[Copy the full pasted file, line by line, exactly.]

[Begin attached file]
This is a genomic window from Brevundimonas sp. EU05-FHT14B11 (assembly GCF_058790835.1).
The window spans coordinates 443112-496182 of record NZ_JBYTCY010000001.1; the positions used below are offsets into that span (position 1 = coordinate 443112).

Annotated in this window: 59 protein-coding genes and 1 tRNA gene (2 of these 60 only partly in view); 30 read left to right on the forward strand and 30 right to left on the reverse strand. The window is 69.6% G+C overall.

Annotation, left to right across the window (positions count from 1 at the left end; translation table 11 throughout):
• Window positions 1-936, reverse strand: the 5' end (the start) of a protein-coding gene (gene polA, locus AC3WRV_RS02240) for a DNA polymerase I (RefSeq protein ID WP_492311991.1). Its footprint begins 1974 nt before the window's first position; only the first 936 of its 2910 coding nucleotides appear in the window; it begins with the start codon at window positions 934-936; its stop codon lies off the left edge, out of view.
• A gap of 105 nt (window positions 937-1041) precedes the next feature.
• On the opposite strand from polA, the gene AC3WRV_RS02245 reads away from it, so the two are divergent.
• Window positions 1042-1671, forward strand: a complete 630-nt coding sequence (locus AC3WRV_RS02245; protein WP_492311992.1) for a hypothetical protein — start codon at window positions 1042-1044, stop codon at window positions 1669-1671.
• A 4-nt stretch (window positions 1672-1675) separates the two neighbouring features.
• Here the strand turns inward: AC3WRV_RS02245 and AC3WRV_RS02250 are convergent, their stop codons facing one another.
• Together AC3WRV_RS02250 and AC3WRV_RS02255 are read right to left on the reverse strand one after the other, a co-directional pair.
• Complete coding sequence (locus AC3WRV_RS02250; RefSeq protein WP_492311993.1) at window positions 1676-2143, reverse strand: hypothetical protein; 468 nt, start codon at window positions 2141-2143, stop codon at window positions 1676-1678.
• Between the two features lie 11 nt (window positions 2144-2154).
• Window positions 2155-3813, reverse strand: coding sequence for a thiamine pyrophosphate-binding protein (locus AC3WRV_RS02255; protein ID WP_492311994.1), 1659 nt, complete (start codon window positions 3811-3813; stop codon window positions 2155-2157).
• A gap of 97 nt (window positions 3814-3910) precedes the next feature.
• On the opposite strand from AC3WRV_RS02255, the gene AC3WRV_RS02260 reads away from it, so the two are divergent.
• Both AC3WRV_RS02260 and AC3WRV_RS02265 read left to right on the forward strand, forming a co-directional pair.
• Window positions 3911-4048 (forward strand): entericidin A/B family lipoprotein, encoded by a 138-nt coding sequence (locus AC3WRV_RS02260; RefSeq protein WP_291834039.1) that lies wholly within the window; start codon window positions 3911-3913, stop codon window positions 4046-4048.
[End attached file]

This is a genomic window from Brevundimonas sp. EU05-FHT14B11 (assembly GCF_058790835.1).
The window spans coordinates 443112-496182 of record NZ_JBYTCY010000001.1; the positions used below are offsets into that span (position 1 = coordinate 443112).

Annotated in this window: 59 protein-coding genes and 1 tRNA gene (2 of these 60 only partly in view); 30 read left to right on the forward strand and 30 right to left on the reverse strand. The window is 69.6% G+C overall.

Annotation, left to right across the window (positions count from 1 at the left end; translation table 11 throughout):
• Window positions 1-936, reverse strand: the 5' end (the start) of a protein-coding gene (gene polA, locus AC3WRV_RS02240) for a DNA polymerase I (RefSeq protein ID WP_492311991.1). Its footprint begins 1974 nt before the window's first position; only the first 936 of its 2910 coding nucleotides appear in the window; it begins with the start codon at window positions 934-936; its stop codon lies off the left edge, out of view.
• A gap of 105 nt (window positions 937-1041) precedes the next feature.
• On the opposite strand from polA, the gene AC3WRV_RS02245 reads away from it, so the two are divergent.
• Window positions 1042-1671, forward strand: a complete 630-nt coding sequence (locus AC3WRV_RS02245; protein WP_492311992.1) for a hypothetical protein — start codon at window positions 1042-1044, stop codon at window positions 1669-1671.
• A 4-nt stretch (window positions 1672-1675) separates the two neighbouring features.
• Here the strand turns inward: AC3WRV_RS02245 and AC3WRV_RS02250 are convergent, their stop codons facing one another.
• Together AC3WRV_RS02250 and AC3WRV_RS02255 are read right to left on the reverse strand one after the other, a co-directional pair.
• Complete coding sequence (locus AC3WRV_RS02250; RefSeq protein WP_492311993.1) at window positions 1676-2143, reverse strand: hypothetical protein; 468 nt, start codon at window positions 2141-2143, stop codon at window positions 1676-1678.
• Between the two features lie 11 nt (window positions 2144-2154).
• Window positions 2155-3813, reverse strand: coding sequence for a thiamine pyrophosphate-binding protein (locus AC3WRV_RS02255; protein ID WP_492311994.1), 1659 nt, complete (start codon window positions 3811-3813; stop codon window positions 2155-2157).
• A gap of 97 nt (window positions 3814-3910) precedes the next feature.
• On the opposite strand from AC3WRV_RS02255, the gene AC3WRV_RS02260 reads away from it, so the two are divergent.
• Both AC3WRV_RS02260 and AC3WRV_RS02265 read left to right on the forward strand, forming a co-directional pair.
• Window positions 3911-4048 (forward strand): entericidin A/B family lipoprotein, encoded by a 138-nt coding sequence (locus AC3WRV_RS02260; RefSeq protein WP_291834039.1) that lies wholly within the window; start codon window positions 3911-3913, stop codon window positions 4046-4048.